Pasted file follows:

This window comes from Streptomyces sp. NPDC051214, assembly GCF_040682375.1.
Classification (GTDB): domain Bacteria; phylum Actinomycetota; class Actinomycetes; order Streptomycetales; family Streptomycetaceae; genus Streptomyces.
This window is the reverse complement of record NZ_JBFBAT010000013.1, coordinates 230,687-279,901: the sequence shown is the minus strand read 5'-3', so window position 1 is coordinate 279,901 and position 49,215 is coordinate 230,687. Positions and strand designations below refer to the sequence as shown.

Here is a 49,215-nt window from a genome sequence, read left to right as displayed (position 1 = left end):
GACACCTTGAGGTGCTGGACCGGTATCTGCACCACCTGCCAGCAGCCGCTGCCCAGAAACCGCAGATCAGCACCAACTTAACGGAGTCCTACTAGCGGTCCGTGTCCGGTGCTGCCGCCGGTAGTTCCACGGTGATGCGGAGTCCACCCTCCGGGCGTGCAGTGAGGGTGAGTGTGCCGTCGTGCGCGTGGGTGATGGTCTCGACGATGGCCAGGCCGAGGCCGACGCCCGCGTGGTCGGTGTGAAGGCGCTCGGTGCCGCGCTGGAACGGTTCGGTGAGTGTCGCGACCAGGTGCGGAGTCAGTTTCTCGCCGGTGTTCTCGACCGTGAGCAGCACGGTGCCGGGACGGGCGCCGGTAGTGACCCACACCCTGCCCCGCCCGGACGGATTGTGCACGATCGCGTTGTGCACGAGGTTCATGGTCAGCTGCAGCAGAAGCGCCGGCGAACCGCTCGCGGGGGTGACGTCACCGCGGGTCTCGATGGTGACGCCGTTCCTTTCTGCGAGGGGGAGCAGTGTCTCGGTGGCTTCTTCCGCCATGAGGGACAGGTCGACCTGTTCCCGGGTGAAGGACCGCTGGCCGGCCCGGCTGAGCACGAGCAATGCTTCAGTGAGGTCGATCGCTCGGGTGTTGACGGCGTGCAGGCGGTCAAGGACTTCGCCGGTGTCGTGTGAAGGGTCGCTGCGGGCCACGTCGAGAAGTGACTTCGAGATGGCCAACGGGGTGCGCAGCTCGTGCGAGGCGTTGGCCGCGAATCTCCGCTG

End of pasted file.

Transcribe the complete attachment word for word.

This window comes from Streptomyces sp. NPDC051214, assembly GCF_040682375.1.
Classification (GTDB): domain Bacteria; phylum Actinomycetota; class Actinomycetes; order Streptomycetales; family Streptomycetaceae; genus Streptomyces.
This window is the reverse complement of record NZ_JBFBAT010000013.1, coordinates 230,687-279,901: the sequence shown is the minus strand read 5'-3', so window position 1 is coordinate 279,901 and position 49,215 is coordinate 230,687. Positions and strand designations below refer to the sequence as shown.

Here is a 49,215-nt window from a genome sequence, read left to right as displayed (position 1 = left end):
GACACCTTGAGGTGCTGGACCGGTATCTGCACCACCTGCCAGCAGCCGCTGCCCAGAAACCGCAGATCAGCACCAACTTAACGGAGTCCTACTAGCGGTCCGTGTCCGGTGCTGCCGCCGGTAGTTCCACGGTGATGCGGAGTCCACCCTCCGGGCGTGCAGTGAGGGTGAGTGTGCCGTCGTGCGCGTGGGTGATGGTCTCGACGATGGCCAGGCCGAGGCCGACGCCCGCGTGGTCGGTGTGAAGGCGCTCGGTGCCGCGCTGGAACGGTTCGGTGAGTGTCGCGACCAGGTGCGGAGTCAGTTTCTCGCCGGTGTTCTCGACCGTGAGCAGCACGGTGCCGGGACGGGCGCCGGTAGTGACCCACACCCTGCCCCGCCCGGACGGATTGTGCACGATCGCGTTGTGCACGAGGTTCATGGTCAGCTGCAGCAGAAGCGCCGGCGAACCGCTCGCGGGGGTGACGTCACCGCGGGTCTCGATGGTGACGCCGTTCCTTTCTGCGAGGGGGAGCAGTGTCTCGGTGGCTTCTTCCGCCATGAGGGACAGGTCGACCTGTTCCCGGGTGAAGGACCGCTGGCCGGCCCGGCTGAGCACGAGCAATGCTTCAGTGAGGTCGATCGCTCGGGTGTTGACGGCGTGCAGGCGGTCAAGGACTTCGCCGGTGTCGTGTGAAGGGTCGCTGCGGGCCACGTCGAGAAGTGACTTCGAGATGGCCAACGGGGTGCGCAGCTCGTGCGAGGCGTTGGCCGCGAATCTCCGCTG